Multi-tasking creates cost-efficiency- Rubbish. “Doing more with less” usually means doing a lot more, badly, and restricting the ability of employees to do more productive work. The fatigue factor in added tasks to a job is largely ignored.
Jobs are created naturally as businesses expand- Therefore, they’re lost when businesses contract. Fine, but there’s more to it than that. The most basic and most frequently overlooked reality of the employment market is that jobs are business deals for employers. Every job has to fit a business plan, and every job has to relate to productivity. Most employers have at best a hazy idea of the dynamics of employment. They see employees as costs, when they’re really assets.
So- People making lousy business decisions can’t make lousy employment decisions? Employment tends to be as good as the business of the employers, and the chronic under performance of American businesses doesn’t need to be over-emphasized. The mere fact that American businesses have swallowed whole the idea of oppressive labour costs, obviously without knowing a damn thing about the economics of job design, is an indictment in itself.
Training creates jobs- No it doesn’t, at least not of itself. You need a range of training these days, because the combinations of skill sets required are far more complex. The New Economy, for example, outsources everything including its admin. To work in this environment you need high skill levels.
Job creation schemes are good by definition- Only if you come up with a productive, sustainable scheme which generates cash for the local economy and isn’t a one trick wonder. The US states aren’t so much wrong as stuck for options in this area. It’d be better if they focused on creating a working structure for local needs, not the relatively superficial approach of trying to get airhead business hacks to invest in state economies. Charity does begin at home, if you’re a typical cash-strapped US state.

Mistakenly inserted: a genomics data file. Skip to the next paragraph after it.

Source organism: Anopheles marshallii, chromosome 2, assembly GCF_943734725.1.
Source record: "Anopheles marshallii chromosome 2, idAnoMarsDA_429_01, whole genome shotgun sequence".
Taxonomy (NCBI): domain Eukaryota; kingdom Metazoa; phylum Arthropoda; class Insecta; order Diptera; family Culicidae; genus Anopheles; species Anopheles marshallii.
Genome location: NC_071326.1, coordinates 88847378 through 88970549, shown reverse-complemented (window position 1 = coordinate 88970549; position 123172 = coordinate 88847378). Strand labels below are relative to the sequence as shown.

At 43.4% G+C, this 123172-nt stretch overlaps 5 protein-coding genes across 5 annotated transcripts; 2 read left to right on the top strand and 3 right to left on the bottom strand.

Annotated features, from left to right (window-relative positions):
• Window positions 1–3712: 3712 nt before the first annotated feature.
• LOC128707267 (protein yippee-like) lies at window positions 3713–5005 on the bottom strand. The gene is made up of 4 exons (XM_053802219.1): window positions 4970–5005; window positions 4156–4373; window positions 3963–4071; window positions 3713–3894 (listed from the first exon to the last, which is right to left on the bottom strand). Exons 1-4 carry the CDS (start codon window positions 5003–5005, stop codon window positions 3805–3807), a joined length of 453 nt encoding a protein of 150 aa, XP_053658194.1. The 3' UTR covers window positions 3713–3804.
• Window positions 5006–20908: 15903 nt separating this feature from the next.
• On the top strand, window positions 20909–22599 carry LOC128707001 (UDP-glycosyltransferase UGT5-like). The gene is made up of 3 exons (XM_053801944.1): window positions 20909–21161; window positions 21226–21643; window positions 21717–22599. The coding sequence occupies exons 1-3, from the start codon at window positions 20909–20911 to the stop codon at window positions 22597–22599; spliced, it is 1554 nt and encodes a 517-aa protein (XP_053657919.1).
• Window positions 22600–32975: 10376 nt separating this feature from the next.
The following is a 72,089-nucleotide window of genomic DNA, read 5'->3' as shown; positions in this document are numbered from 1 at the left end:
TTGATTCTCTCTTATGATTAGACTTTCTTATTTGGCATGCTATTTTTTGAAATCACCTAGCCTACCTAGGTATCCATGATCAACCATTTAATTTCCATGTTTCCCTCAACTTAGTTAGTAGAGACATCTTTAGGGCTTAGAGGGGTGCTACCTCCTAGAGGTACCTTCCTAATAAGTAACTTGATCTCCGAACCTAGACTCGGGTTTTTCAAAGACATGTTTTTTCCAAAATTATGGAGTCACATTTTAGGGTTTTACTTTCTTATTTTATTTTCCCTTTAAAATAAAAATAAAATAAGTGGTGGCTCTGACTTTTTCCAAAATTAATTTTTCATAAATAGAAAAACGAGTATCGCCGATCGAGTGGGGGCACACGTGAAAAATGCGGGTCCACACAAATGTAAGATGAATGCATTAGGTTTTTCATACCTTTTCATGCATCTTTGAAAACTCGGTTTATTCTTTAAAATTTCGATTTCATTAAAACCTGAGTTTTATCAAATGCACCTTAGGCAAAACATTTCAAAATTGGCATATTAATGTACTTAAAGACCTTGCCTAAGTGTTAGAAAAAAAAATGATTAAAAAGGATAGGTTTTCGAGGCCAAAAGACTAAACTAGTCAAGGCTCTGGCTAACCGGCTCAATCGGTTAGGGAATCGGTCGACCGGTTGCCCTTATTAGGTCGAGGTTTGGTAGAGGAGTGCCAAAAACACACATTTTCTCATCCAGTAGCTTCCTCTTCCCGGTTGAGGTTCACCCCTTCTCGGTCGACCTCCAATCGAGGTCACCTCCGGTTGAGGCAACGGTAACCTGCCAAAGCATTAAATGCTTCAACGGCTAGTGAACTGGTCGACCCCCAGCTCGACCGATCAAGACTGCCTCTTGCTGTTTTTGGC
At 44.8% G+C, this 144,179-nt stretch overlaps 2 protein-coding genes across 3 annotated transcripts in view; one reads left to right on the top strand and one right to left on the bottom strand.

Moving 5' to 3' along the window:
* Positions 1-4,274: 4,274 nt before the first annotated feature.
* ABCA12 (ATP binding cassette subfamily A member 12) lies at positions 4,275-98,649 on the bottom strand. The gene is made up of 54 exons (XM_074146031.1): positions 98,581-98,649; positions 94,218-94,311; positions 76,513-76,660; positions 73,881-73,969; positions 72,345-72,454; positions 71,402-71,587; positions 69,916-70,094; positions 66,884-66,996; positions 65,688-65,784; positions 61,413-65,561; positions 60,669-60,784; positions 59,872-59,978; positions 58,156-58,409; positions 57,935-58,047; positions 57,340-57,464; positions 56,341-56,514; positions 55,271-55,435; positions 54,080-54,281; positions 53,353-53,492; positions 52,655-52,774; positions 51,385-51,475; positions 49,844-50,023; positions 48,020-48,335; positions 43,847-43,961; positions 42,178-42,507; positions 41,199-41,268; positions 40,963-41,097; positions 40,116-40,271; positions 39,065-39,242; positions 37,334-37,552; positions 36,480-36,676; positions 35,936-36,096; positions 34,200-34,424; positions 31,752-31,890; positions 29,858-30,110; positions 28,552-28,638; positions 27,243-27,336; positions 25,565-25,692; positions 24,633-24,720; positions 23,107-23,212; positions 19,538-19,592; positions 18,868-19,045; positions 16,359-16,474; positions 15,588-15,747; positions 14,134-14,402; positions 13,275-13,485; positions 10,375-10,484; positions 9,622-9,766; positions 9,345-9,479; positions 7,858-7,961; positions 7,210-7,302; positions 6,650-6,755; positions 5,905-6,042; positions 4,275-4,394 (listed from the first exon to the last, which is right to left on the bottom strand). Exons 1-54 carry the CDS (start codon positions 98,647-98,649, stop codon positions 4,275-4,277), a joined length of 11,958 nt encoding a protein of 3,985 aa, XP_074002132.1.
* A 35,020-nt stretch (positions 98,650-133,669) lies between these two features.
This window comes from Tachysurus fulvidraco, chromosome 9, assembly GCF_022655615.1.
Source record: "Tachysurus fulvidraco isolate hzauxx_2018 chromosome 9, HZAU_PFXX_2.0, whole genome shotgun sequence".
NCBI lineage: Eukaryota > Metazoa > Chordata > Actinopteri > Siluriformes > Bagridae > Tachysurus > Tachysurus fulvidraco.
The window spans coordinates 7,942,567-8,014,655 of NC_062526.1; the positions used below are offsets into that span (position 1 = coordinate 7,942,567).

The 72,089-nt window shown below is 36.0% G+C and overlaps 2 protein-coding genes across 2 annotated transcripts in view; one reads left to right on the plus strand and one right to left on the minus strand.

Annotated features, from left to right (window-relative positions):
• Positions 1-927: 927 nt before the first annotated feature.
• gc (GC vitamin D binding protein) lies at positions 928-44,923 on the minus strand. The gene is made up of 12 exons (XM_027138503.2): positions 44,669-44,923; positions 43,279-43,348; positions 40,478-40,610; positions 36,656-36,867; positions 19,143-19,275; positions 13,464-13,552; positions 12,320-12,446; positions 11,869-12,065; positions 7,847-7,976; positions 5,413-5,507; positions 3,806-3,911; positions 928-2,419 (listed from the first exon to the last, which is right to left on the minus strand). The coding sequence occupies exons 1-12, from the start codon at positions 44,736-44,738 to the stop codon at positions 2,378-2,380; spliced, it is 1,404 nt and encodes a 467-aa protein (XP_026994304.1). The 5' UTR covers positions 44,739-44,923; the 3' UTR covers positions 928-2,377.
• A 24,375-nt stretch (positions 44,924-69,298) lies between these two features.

For example- What does North Carolina really need that can be turned into a bedrock local business operation? What does Louisiana need that can be turned into an ongoing paying proposition? Could New York use some applied chutzpah in terms of job options for the benefit of the state? Excuse the rhetoric, but the real deal is “What pays is what works”.
The US can either wallow around nitpicking uselessly about dollar values of training schemes, or start organizing its job market and ancillaries to meet the needs of the new job market and types of employment which have never existed before. The New Economy is bulldozing the old job market, and the ideas of employment must evolve to match the realities. Subsidize the skills, and you’ll create your jobs. Just make sure you’re giving people working options in the new job market and multiple skill sets.
This opinion article was written by an independent writer. The opinions and views expressed herein are those of the author and are not necessarily intended to reflect those of
More about USA job market, employment skill sets, job agility, North Carolina Caterpillar training initiative, USA state economics